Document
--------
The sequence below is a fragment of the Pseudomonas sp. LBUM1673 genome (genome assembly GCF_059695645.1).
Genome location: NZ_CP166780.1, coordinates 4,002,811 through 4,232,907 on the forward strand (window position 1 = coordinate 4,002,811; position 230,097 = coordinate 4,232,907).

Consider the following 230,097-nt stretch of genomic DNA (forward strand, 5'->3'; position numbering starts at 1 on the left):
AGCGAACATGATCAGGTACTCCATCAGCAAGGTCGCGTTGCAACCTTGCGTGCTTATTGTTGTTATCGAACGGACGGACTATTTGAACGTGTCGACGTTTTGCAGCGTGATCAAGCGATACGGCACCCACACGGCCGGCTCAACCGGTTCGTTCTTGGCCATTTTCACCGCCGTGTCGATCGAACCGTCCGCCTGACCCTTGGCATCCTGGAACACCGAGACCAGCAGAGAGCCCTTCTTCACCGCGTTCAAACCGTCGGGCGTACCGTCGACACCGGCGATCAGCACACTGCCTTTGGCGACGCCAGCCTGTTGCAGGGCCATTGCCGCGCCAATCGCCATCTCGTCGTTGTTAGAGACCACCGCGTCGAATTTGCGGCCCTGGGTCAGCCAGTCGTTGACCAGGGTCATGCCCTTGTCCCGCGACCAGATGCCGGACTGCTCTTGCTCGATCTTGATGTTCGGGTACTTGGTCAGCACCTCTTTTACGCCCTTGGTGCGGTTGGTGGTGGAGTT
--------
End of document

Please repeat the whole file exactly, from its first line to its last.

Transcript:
The sequence below is a fragment of the Pseudomonas sp. LBUM1673 genome (genome assembly GCF_059695645.1).
Genome location: NZ_CP166780.1, coordinates 4,002,811 through 4,232,907 on the forward strand (window position 1 = coordinate 4,002,811; position 230,097 = coordinate 4,232,907).

Consider the following 230,097-nt stretch of genomic DNA (forward strand, 5'->3'; position numbering starts at 1 on the left):
AGCGAACATGATCAGGTACTCCATCAGCAAGGTCGCGTTGCAACCTTGCGTGCTTATTGTTGTTATCGAACGGACGGACTATTTGAACGTGTCGACGTTTTGCAGCGTGATCAAGCGATACGGCACCCACACGGCCGGCTCAACCGGTTCGTTCTTGGCCATTTTCACCGCCGTGTCGATCGAACCGTCCGCCTGACCCTTGGCATCCTGGAACACCGAGACCAGCAGAGAGCCCTTCTTCACCGCGTTCAAACCGTCGGGCGTACCGTCGACACCGGCGATCAGCACACTGCCTTTGGCGACGCCAGCCTGTTGCAGGGCCATTGCCGCGCCAATCGCCATCTCGTCGTTGTTAGAGACCACCGCGTCGAATTTGCGGCCCTGGGTCAGCCAGTCGTTGACCAGGGTCATGCCCTTGTCCCGCGACCAGATGCCGGACTGCTCTTGCTCGATCTTGATGTTCGGGTACTTGGTCAGCACCTCTTTTACGCCCTTGGTGCGGTTGGTGGTGGAGTT